Photo CREDIT: WASHINGTON TAPIAA State University of New York College of Environmental Science and Forestry (SUNY-ESF) scientist is part of a research team that has discovered there are two species of giant tortoises - not just one, as had been long believed - living on the island of Santa Cruz in the center of the Galapagos Archipelago.
The discovery of the new species, detailed in a study reported today (Oct. 21) in the journal "PLOS ONE," is likely to help focus attention on the newly named Eastern Santa Cruz Tortoise (Chelonoidis donfaustoi), said Dr. James Gibbs, an ESF conservation biologist who has worked extensively with tortoises in the Galapagos. His work on this discovery and others has been done in collaboration with the Galapagos National Park Service, Yale University and the Galapagos Conservancy. Gibbs also participated in the first research expeditions to explore the new species' range.
"This is a small and isolated group of tortoises that never attracted much attention from biologists previously," Gibbs said. "But we now know that they are as distinct as any species of tortoise in the archipelago. Their discovery and formal description will help these tortoises receive the scientific and management attention they need to fully recover."
The discovery also calls attention to a longtime Galapagos National Park ranger who spent decades developing methods still used today for breeding endangered tortoises. His name is Fausto Llerena Sánchez, known to his friends and colleagues as Don Fausto. The new species' Latin name was chosen in his honor.
Don Fausto dedicated 43 years (1971-2014) to giant tortoise conservation as a park ranger for the Galapagos National Park Directorate. He was the primary caretaker at the Tortoise Breeding and Rearing Center on Santa Cruz, which now bears his name. The restoration of several tortoise populations is due in part to Don Fausto's dedication and efforts.
"It's to honor Don Fausto for all his dedication and hard work," Gibbs said. "He devoted his life to saving many critically endangered tortoises through captive breeding. It isn't easy to breed tortoises in captivity. He didn't have many resources or much guidance. He figured it out through patient observation, great creativity and intelligence, and tremendous resourcefulness."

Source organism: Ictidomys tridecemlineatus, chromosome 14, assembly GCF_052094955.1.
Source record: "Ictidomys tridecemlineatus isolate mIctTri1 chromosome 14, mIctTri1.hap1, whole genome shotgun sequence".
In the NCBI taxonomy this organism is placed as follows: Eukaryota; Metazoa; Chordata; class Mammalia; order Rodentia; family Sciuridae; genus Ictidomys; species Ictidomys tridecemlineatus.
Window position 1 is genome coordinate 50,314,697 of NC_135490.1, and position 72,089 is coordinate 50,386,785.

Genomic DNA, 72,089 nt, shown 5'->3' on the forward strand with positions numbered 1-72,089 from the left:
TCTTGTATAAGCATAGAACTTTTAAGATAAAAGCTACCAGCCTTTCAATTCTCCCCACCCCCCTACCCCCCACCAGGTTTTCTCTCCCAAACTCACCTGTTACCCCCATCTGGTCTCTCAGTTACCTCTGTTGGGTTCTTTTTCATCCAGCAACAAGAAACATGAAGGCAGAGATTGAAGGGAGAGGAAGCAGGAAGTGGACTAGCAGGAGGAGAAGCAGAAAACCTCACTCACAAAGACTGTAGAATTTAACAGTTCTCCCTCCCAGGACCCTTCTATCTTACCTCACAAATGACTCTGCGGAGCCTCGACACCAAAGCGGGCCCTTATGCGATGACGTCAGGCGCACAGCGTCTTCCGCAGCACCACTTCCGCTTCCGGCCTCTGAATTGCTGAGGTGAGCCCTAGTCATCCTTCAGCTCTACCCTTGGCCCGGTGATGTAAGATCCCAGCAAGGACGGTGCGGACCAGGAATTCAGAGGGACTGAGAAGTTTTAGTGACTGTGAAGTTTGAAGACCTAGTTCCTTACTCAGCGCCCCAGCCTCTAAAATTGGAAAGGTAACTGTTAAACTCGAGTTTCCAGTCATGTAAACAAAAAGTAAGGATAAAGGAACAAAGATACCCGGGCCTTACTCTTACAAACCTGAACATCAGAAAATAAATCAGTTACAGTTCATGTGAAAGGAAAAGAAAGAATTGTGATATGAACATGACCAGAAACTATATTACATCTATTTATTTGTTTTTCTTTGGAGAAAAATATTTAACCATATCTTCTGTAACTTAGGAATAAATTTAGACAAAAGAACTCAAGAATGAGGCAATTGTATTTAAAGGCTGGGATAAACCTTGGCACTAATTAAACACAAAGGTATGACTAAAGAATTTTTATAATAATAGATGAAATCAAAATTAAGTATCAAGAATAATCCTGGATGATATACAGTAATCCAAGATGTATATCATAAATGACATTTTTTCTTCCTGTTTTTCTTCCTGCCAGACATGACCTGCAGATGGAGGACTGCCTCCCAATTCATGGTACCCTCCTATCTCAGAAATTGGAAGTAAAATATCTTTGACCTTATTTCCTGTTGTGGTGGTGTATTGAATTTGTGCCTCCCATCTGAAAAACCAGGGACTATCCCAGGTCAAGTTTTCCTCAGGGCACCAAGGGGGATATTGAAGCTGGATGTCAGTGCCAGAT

Gibbs said Don Fausto successfully bred tortoises in Galapagos while many of the best zoos around the world have failed in their efforts to do so. "I recall many times seeing Don Fausto early on a Sunday morning, when most everybody else was still asleep, riding his bike to the captive rearing center to tend to the tortoises," Gibbs said. "His dedication to his work has been inspirational."
"Naming a new Galapagos tortoise species is of great importance for Galapagos," said Alejandra Ordoñez, director of the Galapagos National Park. "We are thrilled that it was named in honor of the longest-working park ranger in the history of Ecuador and Galapagos."
PHOTO CREDIT: WASHINGTON TAPIAThere are two populations of giant tortoises on the island. One very large population is on the west side in an area known as the "Reserve" and the other is on the lower eastern slopes around the hill named "Cerro Fatal." Until the recent discovery, researchers believed that these populations belonged to the same species of tortoise. Genetic and morphological analyses conducted by an international group led by Dr. Gisella Caccone of Yale University have now clearly identified the two populations as separate species: the Western Santa Cruz Tortoise (Chelonoidis porteri) and the new Eastern Santa Cruz Tortoise.
While the Western Santa Cruz Tortoise population has a few thousand individuals, the new species' population numbers are only in the hundreds. Its distribution, nesting zones, population numbers, and potential threats are not well known.
"The naming of this new species will allow for increasing efforts to protect and restore the population," said Caccone. "The low numbers, limited geographic range, and reduced genetic diversity make it vulnerable. As a new species, it will now receive the attention that it needs to ensure its survival."
Giant tortoises have been among the most devastated of all Galapagos creatures because of human exploitation over the centuries, introduced species and habitat degradation. The Giant Tortoise Restoration Initiative, a collaborative project of the Galapagos National Park Directorate, Galapagos Conservancy, Caccone's group at Yale University and others, is focused on the long-term restoration of all Galapagos tortoise populations to historical numbers. Special emphasis will now be placed on the Eastern Santa Cruz Tortoise.
"This is an exciting moment in the history of Galapagos giant tortoises," said Dr. Linda Cayot, science adviser for Galapagos Conservancy. "Over the last several years, the ever-growing role of genetics in developing conservation strategies for Galapagos tortoises continually requires us to think in new ways."
The Yale University Office of Public Affairs and Communications, the Galapagos National Park Directorate and the Galapagos Conservancy contributed to this report.
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